On the other hand we reluctantly realize that the pastoral pine-scented days of yore are gone forever, and that our society has become dependent upon vast conglomerates of power of which smoke is all too frequently an unwanted by-product. Thus the elusive question of the reasonableness of such local legislation boils down to one of relativity. An ordinance of this type may be said to be reasonable only if it does not unduly hamper industry and our continual need for power. It does not follow, however, that if we cannot have smokeless cities that men must compose themselves and dwell in an ever-deepening pall of smoke. If this ordinance sought to prevent the emission of all smoke, or if adequate means of smoke control were not available, then a different question might be before us. But this ordinance concededly seeks to outlaw only the emission of smoke of such density that can readily be prevented by the use of modern smoke control equipment. All it costs is money. We find and hold that the ordinance in question is a reasonable exercise of the local police
Appellant also argues that whether or not Congress has expressly pre-empted the field of smoke abatement, the Detroit ordinance unduly burdens interstate and foreign commerce in matters where uniformity is necessary. Appellant bases its arguments on this score primarily on the fear that local legislation might be inconsistent, that is, that upon meeting Detroit's ordinance it may in the future have to change its equipment again to meet even stricter requirements at some other port. This is a clear possibility we certainly do not deny. We do not see however why this ordinance should be held invalid simply because of the possibility that another ordinance might another day be enacted in another place that is even more stringent. Sufficient unto the day is the evil thereof; we will endeavor to cross that smoke-fogged bridge when we come to it. We do not discern it in this case.
As noted, if appellant meets only the minimum requirement of this ordinance it might very well become a burden on it to meet more stringent future requirements as they are enacted. Because of this possibility it would have us strike down the present ordinance. We suggest that such a burden might be avoided if appellant sought to meet the spirit rather than the letter of this present ordinance. This could concededly be done by installing modern equipment and available processes of firing that would reduce smoke to the least possible density. If some future ordinance goes beyond this appellant or someone in its shoes might have a better and a more persuasive basis for a claim of unreasonable burdensomeness.
In an analogous case involving a Georgia statute that required the use of a certain type of headlight on railroad engines, the United States supreme court spoke as follows in answer to arguments strikingly
"In thus deciding, the court applied the settled principle that, in the absence of legislation by Congress, the States are not denied the exercise of their power to secure safety in the physical operation of railroad trains within their territory, even though such trains are used in interstate commerce. That has been the law since the beginning of railroad transportation. It was not intended that, pending Federal action, the use of such agencies, which, unless carefully guarded, was fraught with danger to the community, should go unregulated, and that the States should be without authority to secure needed local protection. The requirements of a State, of course, must not be arbitrary, or pass beyond the limits of a fair judgment as to what the exigency demands, but they are not invalid because another State, in the exercise of a similar power, may not impose the same regulation. * * *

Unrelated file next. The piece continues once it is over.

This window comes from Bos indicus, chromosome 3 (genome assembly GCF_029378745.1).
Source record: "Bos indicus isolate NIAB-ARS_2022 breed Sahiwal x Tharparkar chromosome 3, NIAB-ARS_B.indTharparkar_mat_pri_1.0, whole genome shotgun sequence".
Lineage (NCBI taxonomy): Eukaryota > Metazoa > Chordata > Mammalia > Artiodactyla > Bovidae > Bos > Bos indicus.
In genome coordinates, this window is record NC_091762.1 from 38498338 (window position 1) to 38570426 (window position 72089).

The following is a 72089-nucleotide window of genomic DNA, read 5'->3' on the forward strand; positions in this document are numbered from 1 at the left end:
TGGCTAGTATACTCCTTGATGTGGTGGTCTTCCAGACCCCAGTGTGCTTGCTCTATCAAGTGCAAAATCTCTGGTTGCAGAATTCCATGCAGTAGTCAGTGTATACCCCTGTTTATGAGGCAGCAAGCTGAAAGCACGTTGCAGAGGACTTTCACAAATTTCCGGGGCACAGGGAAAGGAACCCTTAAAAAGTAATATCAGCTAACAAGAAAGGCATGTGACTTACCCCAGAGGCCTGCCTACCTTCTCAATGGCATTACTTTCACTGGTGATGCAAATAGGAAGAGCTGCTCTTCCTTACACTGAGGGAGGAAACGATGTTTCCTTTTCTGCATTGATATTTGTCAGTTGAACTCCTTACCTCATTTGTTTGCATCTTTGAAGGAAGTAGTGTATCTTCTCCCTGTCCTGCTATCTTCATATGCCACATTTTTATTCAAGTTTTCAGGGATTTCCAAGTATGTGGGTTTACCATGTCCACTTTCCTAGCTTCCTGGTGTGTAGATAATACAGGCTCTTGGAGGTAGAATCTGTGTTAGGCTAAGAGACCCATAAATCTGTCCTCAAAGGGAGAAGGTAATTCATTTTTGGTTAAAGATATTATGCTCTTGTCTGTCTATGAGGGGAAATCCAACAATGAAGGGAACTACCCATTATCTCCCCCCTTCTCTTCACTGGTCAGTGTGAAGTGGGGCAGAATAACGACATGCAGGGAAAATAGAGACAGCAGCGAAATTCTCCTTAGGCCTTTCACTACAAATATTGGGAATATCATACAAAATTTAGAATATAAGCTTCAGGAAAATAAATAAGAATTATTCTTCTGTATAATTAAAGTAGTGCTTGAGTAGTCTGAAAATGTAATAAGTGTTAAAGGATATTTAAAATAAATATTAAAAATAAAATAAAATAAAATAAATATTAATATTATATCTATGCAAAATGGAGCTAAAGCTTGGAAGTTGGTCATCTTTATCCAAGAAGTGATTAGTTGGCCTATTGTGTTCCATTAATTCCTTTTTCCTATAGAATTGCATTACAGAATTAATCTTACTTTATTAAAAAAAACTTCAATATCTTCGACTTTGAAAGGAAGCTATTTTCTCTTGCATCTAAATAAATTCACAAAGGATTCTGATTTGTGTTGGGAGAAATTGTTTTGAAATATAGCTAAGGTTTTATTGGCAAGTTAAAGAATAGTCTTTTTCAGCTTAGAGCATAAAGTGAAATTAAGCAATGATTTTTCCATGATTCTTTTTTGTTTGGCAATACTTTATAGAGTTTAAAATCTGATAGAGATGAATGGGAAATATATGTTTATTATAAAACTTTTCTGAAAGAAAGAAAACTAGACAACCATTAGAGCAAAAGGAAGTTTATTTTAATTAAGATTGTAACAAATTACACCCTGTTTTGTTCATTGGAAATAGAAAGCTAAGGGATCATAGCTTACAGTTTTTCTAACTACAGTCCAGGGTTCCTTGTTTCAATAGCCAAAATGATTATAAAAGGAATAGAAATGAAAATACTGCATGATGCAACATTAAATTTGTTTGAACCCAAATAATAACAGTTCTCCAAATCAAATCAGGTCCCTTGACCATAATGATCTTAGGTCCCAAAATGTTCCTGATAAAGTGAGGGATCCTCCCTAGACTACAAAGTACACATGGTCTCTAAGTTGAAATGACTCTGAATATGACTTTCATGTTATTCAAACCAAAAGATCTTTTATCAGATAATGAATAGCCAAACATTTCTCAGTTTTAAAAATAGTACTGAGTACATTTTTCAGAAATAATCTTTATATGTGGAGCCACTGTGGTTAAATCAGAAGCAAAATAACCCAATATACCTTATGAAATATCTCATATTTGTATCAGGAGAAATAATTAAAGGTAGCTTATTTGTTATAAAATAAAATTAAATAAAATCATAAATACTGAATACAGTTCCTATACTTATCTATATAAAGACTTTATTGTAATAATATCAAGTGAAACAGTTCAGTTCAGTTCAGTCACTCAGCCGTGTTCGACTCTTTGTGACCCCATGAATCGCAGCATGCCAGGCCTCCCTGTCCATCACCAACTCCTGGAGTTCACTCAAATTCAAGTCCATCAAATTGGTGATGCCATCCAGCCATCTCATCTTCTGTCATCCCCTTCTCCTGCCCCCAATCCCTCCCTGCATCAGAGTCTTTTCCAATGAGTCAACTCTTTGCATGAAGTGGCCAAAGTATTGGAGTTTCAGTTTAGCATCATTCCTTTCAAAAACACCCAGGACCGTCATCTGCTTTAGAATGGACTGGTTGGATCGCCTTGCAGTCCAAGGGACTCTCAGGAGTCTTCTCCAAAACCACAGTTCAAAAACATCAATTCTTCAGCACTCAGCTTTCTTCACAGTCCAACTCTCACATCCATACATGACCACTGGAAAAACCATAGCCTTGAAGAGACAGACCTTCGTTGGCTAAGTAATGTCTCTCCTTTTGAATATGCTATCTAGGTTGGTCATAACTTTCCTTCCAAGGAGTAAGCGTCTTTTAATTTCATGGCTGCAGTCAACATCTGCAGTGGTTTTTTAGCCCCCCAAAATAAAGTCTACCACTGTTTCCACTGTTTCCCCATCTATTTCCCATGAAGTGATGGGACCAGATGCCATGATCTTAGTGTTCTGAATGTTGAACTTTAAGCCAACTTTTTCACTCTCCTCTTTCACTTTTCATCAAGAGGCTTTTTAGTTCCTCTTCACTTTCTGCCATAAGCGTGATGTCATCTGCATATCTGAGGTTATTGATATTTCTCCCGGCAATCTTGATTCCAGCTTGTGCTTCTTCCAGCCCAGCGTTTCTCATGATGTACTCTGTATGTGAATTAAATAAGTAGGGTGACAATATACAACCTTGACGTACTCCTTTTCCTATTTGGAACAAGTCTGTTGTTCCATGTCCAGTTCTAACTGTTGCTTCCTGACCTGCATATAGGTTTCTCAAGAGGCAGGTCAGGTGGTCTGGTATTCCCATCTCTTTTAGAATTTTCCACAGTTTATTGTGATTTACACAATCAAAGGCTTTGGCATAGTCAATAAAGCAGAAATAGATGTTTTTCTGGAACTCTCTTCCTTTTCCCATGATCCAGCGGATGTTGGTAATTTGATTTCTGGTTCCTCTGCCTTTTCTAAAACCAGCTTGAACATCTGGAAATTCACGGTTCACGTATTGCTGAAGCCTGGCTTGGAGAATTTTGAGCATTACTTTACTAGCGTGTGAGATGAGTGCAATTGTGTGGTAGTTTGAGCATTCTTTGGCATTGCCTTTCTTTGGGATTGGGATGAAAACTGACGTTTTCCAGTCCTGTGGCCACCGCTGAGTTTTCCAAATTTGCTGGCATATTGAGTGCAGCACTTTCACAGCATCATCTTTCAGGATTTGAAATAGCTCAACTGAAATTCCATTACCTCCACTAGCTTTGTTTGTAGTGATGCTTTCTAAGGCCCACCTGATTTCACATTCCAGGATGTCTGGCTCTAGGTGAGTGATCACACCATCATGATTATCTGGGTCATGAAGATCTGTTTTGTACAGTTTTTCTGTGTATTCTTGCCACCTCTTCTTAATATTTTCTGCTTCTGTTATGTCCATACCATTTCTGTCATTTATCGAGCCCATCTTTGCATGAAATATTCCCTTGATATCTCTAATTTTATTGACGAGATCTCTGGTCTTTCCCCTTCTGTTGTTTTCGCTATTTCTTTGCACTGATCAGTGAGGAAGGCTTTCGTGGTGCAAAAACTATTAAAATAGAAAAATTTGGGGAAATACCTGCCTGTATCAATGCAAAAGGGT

"If there is a conflict in such local regulations, by which interstate commerce may be inconvenienced, — if there appears to be need of standardization of safety appliances, and of providing rules of operation which will govern the entire interstate road, irrespective of State boundaries, — there is a simple remedy; and it cannot be assumed that it will not be readily applied if there be real occasion for it. That remedy does not rest in a denial to the State, in the absence of conflicting Federal action, of its power to protect life and property within its borders, but it does lie in the exercise of the paramount authority of Congress, in its control of interstate commerce, to establish such regulations as, in its judgment, may be deemed appropriate and sufficient. Congress, when it pleases, may give the rule and make the standard to be observed on the interstate highway."
Appellant cites McMorran v. Cleveland-Cliffs Iron Co., 253 Mich. 65, where this Court reversed that portion of the chancellor's decree below restraining as a nuisance the smoke from the stacks of certain coal-burning lake vessels while tied up at a coaling dock at Port Huron. No smoke ordinance was there involved: the opinion does not indicate that further smoke abatement was there readily available; the plaintiff householders there had moved into the area after these conditions had already long existed; and the smoke form the lake vessels was but a fraction of the general smoke, soot, dust and noise which had long existed, emanating mostly from stationary industrial installations. Our opinion there indicates that the smoke from the vessels was but a reasonable incident of navigation. That case and others cited by appellant are not controlling of our decision here.
The judgment below is affirmed, but without costs, both a public question and public legislation being involved.
DETHMERS, C.J., and CARR, KELLY, SMITH, BLACK, EDWARDS, and KAVANAGH, JJ., concurred.